Lime kilns at The Dell, off Wragby Road


Heritage Category: Scheduled Monument

List Entry Number: 1021082

Date first listed: 08-Sep-2003


Ordnance survey map of Lime kilns at The Dell, off Wragby Road
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The building or site itself may lie within the boundary of more than one authority.

County: Lincolnshire

District: Lincoln (District Authority)

National Grid Reference: SK 98352 72004


Legacy Record - This information may be included in the List Entry Details.

Reasons for Designation

Limestone or chalk has been the basic ingredient for lime mortar from at least Roman times. Since the medieval period, lime has also been used as agricultural fertiliser and, since the early 19th century, widely used in a variety of other industries: as a flux in blast furnaces, in the production of gas and oil, and in the chemical, pharmaceutical and food industries. The lime industry is defined as the processes of preparing and producing lime by burning and slaking. The basic raw material for producing lime is limestone or chalk: when burnt at high temperature (roasted or calcined), these rocks release carbon dioxide, leaving `quicklime' which, by chemical reaction when mixed with water (`slaking'), can be turned into a stable powder - lime. Lime burning sites varied in scale from individual small lime kilns adjacent to a quarry, to large-scale works designed to operate commercially for an extended market and often associated with long distance water or rail transport. Lime burning as an industry displays well-developed regional characteristics, borne out by the regional styles of East Anglia, West Gloucestershire or Derbyshire. The form of kilns used for lime burning evolved throughout the history of the industry, from small intermittent clamp and flare kilns, to large continuously fired draw kilns that could satisfy increased demand from urban development, industrial growth and agricultural improvement. Small-scale rural lime production continued in the later 19th and 20th centuries, but this period of the industry is mainly characterised by large-scale production and the transfer of technologies from the cement and other industries. The demand for mortars grew steadily during the 19th and 20th centuries. The successful production of mortars made with artificial cement represented an economic challenge to lime production and gradually replaced the use of lime mortars in major construction and engineering projects. From a highly selective sample made at national level, around 200 lime industry sites have been defined as being of national importance. These have been defined to represent the industry's chronological depth, technological breadth and regional diversity.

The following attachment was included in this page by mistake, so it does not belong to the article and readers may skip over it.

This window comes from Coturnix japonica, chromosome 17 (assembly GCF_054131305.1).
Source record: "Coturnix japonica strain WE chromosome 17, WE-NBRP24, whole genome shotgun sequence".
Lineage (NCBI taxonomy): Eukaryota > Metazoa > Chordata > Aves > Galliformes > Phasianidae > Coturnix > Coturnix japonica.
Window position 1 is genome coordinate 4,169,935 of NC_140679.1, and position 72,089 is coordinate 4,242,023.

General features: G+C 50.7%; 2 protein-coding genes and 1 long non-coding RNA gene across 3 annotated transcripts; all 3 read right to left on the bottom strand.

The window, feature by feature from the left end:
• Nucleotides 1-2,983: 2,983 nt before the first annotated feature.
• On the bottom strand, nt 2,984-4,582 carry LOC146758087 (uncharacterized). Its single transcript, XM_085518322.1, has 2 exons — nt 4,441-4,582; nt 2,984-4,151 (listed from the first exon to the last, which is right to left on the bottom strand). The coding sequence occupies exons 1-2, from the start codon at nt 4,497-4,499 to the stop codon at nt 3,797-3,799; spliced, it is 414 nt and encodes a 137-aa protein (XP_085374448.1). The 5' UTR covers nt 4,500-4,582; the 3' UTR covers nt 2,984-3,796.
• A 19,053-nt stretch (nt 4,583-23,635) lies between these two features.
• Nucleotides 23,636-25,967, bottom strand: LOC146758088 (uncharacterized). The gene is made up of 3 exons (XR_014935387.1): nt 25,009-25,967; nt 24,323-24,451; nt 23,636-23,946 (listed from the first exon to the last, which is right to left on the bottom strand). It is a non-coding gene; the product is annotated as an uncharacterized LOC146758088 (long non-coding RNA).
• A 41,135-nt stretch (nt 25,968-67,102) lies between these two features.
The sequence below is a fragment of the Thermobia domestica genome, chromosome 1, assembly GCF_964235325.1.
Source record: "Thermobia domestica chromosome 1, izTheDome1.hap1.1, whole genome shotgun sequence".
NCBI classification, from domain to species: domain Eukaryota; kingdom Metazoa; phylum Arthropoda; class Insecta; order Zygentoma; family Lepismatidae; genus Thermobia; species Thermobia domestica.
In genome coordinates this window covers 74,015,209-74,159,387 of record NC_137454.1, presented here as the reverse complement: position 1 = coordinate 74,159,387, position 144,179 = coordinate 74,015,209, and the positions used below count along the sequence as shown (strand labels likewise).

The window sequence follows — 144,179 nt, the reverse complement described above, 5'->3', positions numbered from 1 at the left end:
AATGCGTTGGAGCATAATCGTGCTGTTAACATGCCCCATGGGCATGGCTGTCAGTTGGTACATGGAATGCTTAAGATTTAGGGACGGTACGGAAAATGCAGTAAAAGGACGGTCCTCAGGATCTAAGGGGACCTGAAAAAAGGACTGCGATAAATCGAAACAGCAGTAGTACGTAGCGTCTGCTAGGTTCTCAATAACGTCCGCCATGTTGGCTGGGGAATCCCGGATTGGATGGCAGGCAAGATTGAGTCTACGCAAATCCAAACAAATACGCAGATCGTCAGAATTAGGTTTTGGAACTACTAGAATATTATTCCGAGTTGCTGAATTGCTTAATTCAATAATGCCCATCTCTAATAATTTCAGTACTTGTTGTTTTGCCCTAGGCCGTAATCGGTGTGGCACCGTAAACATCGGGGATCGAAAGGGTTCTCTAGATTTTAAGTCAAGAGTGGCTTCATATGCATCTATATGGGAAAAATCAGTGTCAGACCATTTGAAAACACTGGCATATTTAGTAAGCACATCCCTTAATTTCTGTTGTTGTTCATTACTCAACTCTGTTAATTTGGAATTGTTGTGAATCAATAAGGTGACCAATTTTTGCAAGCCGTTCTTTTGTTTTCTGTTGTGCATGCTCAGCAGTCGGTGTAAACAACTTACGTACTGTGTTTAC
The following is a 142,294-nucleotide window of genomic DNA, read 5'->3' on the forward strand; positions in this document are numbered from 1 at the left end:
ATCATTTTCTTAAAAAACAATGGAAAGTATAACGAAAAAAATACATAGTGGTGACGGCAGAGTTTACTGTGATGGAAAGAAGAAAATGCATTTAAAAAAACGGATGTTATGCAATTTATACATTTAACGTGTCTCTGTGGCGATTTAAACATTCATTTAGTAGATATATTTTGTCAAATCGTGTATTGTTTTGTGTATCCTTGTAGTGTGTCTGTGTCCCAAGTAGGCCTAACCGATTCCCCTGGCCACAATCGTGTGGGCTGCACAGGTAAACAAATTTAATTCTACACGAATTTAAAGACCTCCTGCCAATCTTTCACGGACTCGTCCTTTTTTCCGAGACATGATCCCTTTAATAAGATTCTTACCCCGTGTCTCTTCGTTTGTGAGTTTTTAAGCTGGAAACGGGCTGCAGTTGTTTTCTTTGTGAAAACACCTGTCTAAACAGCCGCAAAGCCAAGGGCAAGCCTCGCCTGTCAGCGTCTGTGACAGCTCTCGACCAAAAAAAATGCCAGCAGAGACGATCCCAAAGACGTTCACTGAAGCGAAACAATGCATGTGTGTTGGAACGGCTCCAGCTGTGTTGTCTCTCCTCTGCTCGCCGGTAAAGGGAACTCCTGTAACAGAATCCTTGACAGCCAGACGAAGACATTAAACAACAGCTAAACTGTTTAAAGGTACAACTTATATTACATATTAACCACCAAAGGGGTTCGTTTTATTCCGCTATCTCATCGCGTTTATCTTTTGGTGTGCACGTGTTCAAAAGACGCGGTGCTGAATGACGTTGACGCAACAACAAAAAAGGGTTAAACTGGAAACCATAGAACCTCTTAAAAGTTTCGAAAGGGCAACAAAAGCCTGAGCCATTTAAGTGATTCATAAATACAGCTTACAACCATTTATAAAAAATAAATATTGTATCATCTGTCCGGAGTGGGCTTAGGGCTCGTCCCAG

The double-kiln block at The Dell, off Wragby Road, represents a rare survival of a pair of draw kilns in an urban context. As a result of good documentary evidence the site is quite well understood, representing the only known surviving lime kilns from a small group which operated to the east of Lincoln Cathedral in the mid-19th century. As such it preserves unique evidence for a limited period of use, which has been sealed by subsequent infilling and remained relatively undisturbed for over a century. The site will therefore preserve intact archaeological deposits relating to the construction and use of the lime kilns in a distinct historic period, telling us how they functioned as a characteristic feature of small-scale industry in the urban landscape.


Legacy Record - This information may be included in the List Entry Details.


The monument includes a pair of lime kilns at The Dell, a former quarry situated approximately 0.5m north east of Lincoln Cathedral. Documentary sources of the mid-19th century refer to Nelthorpe's Quarry, owned by William Tweed Nelthorpe, lime burner. By 1877, however, both the quarry and the lime kilns had become disused. In the 1890s a house called The Dell was built on the eastern edge of the earlier quarry, the lime kilns were infilled and the bank within which they stood landscaped as part of the associated garden. The lime kilns were partly exposed at the end of the 20th century but still remain largely buried.

The lime kilns take the form of a block of two draw kilns, aligned approximately north-south, built into the bank which marks the western edge of the quarry. A narrow passageway flanked by walls of roughly dressed limestone leads from the floor of the former quarry to a tall brick-arched opening, about 1.4m wide, set into the side of the bank. This archway opens into the central lobby, 1.6m in width, which gave access to both kilns. The rear wall of the lobby is constructed of limestone and tapers upwards to a brick-vaulted roof. In the south wall, which is constructed of brick, a smalled arched opening about 0.75m high and 0.5m wide represents a draw-hole through which the southern kiln was lit, and ash and lime subsequently removed. In the north wall, which is constructed of coursed limestone and brick, a larger opening about 1.2m wide and 2m high provided access to a draw-hole in the northern kiln. The firing chambers (pots) of the kilns, now infilled, are believed to be about 5m in diameter and will survive to a height of at least 6m, buried within the bank. Roughly dressed limestone blocks on the side and top of the bank indicate the location of the buried pots. The pots would have been filled from the top of the bank through open tops, in alternating layers of fuel and limestone, providing a continuous feed lasting up to a few weeks for each firing.

The fence at the western edge of the monument is not included in the scheduling, although the ground beneath it is included.

MAP EXTRACT The site of the monument is shown on the attached map extract.


The contents of this record have been generated from a legacy data system.

Legacy System number: 22776

Legacy System: RSM

End of official listing